6. The camera is turned on and ThermaCam Researcher Professional is used to connect to the camera. Under the menu CameraSelect Camera… select SC640 (it works for SC660) and select Firewire. Select CameraShow Camera Image. Under ImageSettingsObject Parameters tab input the temperature and humidity conditions of the cabinet (including optics temperature) and the distance of the camera from the plants. The object parameters are not so important for this protocol because we are only interested in relative temperatures, but if data is to be used for any absolute temperatures in the future these values must be input correctly. The emissivity is usually set at 0.95 for wheat, but varies according to the plant type, and even different varieties.
  7. The floating ThermaCAM Firewire window can control various features of the camera. Under the Cam tab, the Measurement Range should be set to -40 to 120 C NOF, and Auto shutter set to On else damage can result to the micro-bolometer. The focus can also be controlled here by pressing the = sign. A plant must be in the centre of the image for focusing purposes.
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    Fig 2. The Cam tab in the ThermaCAM Firewire window can control various features of the camera. Here the focus button has just been pressed to focus the camera on the plant which has been placed in the centre of the display.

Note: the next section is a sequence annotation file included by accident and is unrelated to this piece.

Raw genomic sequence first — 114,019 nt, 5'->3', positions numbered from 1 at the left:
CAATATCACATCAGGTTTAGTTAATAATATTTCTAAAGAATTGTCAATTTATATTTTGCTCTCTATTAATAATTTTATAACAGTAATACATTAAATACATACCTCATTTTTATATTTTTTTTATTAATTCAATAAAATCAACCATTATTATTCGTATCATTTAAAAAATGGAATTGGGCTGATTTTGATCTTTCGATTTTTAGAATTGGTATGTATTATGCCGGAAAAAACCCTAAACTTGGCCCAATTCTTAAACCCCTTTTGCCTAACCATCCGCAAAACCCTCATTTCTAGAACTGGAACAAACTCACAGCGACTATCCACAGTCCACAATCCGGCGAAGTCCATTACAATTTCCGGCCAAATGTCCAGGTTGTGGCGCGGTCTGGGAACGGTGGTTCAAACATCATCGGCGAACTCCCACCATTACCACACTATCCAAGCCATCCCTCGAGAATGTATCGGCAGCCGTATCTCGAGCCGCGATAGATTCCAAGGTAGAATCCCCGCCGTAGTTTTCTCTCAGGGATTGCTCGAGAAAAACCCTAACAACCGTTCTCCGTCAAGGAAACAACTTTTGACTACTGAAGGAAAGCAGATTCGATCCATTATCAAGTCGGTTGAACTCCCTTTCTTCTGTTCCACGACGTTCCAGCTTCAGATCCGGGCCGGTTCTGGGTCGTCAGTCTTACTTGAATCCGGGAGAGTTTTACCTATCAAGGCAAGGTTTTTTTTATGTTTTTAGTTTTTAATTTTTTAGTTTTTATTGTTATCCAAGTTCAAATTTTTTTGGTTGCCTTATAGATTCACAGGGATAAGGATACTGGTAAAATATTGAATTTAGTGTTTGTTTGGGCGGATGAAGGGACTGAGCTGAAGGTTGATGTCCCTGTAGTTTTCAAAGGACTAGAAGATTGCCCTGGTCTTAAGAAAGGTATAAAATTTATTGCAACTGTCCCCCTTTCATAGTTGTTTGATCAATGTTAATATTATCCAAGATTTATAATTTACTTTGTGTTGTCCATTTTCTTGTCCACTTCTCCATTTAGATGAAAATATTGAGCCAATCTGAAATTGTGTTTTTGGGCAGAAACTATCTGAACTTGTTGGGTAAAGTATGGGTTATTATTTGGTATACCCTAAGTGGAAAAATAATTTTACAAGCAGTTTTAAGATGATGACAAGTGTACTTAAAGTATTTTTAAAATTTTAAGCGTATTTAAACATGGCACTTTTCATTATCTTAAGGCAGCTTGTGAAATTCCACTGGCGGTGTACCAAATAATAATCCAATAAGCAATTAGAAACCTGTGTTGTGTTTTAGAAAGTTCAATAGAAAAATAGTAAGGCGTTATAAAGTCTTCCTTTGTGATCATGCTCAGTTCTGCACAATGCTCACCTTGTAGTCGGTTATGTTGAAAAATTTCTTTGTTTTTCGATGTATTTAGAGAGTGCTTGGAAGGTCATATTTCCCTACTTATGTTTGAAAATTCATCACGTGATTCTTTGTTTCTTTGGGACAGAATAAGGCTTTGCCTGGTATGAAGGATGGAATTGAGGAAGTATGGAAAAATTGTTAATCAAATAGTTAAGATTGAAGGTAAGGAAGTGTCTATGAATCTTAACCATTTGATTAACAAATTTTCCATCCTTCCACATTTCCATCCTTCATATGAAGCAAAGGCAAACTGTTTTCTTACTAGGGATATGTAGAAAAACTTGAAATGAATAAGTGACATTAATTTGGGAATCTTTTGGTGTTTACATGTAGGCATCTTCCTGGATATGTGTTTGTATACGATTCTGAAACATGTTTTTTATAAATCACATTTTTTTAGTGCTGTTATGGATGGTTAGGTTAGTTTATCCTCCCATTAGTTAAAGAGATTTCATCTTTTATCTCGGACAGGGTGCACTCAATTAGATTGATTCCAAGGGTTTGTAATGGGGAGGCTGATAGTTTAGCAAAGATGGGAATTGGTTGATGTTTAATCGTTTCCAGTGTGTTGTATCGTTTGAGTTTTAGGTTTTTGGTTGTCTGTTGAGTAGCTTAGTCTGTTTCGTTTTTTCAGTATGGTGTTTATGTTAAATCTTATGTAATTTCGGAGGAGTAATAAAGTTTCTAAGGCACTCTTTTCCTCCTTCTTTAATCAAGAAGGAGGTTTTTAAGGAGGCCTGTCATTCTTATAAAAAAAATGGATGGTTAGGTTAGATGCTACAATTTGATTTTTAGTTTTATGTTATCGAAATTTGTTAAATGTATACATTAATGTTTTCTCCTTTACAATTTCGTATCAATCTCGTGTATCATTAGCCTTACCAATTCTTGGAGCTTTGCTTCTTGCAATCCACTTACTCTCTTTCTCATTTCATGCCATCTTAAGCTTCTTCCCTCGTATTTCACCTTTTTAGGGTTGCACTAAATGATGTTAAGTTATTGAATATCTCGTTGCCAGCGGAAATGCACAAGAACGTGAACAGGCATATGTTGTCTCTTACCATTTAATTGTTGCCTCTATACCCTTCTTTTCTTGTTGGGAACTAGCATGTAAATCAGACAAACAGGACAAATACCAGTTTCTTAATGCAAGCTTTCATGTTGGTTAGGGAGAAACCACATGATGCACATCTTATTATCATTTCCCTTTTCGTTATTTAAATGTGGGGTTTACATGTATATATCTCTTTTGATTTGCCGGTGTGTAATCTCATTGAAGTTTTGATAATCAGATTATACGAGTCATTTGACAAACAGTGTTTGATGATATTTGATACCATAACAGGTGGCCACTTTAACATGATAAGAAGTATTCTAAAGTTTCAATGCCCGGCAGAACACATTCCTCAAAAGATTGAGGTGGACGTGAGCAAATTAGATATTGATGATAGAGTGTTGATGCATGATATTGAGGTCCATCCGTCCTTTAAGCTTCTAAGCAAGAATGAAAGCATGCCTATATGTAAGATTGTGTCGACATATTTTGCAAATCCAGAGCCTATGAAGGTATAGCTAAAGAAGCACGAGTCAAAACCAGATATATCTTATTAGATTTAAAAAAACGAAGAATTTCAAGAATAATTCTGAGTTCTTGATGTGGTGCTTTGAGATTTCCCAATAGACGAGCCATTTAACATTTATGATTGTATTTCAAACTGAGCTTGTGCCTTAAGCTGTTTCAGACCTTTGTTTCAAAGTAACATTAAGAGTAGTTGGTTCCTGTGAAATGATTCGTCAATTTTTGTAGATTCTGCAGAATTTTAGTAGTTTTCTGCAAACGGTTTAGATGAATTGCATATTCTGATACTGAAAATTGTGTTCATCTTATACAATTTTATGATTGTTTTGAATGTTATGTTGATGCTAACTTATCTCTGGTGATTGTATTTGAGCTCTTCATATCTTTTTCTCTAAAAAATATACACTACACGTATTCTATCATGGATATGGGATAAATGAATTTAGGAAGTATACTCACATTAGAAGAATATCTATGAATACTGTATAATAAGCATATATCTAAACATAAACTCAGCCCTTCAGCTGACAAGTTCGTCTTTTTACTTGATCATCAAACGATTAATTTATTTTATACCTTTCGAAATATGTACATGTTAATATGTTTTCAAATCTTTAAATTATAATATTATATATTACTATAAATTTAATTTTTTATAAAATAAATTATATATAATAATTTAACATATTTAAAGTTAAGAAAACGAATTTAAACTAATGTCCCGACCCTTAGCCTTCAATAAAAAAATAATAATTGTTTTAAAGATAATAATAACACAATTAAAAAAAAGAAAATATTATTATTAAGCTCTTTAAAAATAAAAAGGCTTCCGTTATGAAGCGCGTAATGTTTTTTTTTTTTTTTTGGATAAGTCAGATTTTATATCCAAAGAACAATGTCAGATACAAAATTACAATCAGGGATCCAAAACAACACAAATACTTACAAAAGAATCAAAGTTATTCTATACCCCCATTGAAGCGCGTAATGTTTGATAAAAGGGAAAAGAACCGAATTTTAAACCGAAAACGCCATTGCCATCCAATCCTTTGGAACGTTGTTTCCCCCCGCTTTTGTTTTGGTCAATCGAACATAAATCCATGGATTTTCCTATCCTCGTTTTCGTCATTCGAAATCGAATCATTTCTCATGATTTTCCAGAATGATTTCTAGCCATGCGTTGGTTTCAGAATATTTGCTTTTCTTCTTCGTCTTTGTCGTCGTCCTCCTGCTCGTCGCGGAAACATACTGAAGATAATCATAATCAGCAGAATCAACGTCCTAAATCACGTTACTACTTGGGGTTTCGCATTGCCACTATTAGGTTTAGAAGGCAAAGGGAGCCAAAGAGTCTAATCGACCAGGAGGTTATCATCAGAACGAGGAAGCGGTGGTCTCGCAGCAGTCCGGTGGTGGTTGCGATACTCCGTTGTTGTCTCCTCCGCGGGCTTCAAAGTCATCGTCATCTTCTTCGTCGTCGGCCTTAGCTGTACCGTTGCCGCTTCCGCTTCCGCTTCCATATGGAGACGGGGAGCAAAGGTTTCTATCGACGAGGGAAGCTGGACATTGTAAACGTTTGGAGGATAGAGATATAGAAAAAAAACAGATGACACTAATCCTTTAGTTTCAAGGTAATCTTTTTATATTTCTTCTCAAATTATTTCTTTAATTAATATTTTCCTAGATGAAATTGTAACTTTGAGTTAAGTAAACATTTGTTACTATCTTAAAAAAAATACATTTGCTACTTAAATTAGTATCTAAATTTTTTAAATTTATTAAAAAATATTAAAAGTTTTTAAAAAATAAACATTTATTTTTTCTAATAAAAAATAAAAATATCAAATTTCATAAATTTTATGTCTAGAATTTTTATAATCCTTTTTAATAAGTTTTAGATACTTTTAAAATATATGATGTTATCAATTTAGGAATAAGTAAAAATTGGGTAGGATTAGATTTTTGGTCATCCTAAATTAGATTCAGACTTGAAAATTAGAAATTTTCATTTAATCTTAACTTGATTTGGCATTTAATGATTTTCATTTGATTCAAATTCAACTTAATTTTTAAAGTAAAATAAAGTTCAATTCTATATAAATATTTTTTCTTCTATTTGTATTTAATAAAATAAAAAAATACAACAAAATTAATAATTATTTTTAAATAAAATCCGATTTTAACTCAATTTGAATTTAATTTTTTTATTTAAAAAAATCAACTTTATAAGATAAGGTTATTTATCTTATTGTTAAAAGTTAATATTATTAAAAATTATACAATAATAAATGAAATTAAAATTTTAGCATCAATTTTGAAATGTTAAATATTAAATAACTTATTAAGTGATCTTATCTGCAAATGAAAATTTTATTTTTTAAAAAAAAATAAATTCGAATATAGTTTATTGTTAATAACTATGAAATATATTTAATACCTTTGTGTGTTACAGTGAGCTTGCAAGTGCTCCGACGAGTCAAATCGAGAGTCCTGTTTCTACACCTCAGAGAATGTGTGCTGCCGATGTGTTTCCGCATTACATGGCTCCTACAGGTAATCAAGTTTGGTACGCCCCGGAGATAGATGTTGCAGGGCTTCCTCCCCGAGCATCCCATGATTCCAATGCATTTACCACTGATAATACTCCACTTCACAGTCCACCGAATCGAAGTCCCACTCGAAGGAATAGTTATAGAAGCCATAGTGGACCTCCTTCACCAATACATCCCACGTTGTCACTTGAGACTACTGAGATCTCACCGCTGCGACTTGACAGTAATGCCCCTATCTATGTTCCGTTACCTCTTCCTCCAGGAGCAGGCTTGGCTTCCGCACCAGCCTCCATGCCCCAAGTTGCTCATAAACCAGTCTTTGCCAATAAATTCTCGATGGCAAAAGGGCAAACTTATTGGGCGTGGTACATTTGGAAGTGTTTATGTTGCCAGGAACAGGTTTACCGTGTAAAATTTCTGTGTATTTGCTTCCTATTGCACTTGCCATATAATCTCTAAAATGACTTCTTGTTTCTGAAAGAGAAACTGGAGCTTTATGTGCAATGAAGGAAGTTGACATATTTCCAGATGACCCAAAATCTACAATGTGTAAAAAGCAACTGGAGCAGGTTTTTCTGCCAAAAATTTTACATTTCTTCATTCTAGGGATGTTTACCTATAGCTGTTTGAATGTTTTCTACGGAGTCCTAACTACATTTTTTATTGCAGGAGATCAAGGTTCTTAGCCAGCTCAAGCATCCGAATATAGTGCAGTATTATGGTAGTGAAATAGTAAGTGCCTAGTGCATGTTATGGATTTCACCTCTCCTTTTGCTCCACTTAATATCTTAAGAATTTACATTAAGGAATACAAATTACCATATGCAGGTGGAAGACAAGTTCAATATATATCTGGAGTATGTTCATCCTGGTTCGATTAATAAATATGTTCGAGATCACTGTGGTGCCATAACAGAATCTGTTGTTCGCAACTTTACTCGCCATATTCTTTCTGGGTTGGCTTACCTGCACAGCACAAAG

8. The Rec tab contains features for saving images. Click the Conditions button to set how files are saved: Start and Stop should be set to Tool button/F5, Record set to -At highest speed’, and File Format to Images in one file. The Auto name base is the name with incrementing numbers following for each picture, and should be either be changed each time to match the variety in a screen, or remain constant and a record of which plants correspond to the numbers kept.

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    Fig 3. (A) The conditions button under the Rec tab of the ThermaCAM Firewire floating window is pressed to open the Recording Conditions window. (B) The Auto name base field describes how the files will be named each time the Save button is pressed, a sequential number following the name is added to the file at each picture save.

Taking pictures

  1. The pots are oriented so that leaves are not obstructed by others from the same plant or its neighbour, and the control pots are kept in the same position for each picture. At least one control plant needs to be in each picture to contrast with the salt treated plant. Whenever the cabinet door is opened to change the plants, you should hold your breath (see trouble shooting tips below) so that the carbon dioxide levels inside the cabinet do not increase. An increase in carbon dioxide availability will cause stomata to close, decreasing transpiration and therefore voiding the results. After moving the plants the initial air flow and shaking of the plant will briefly alter transpiration and therefore temperature of the plant, so wait for at least 30 seconds before taking a picture. If the cabinet is open for more than the few seconds required to change plants, then give a longer time for cabinet conditions to settle (see trouble shooting tips below).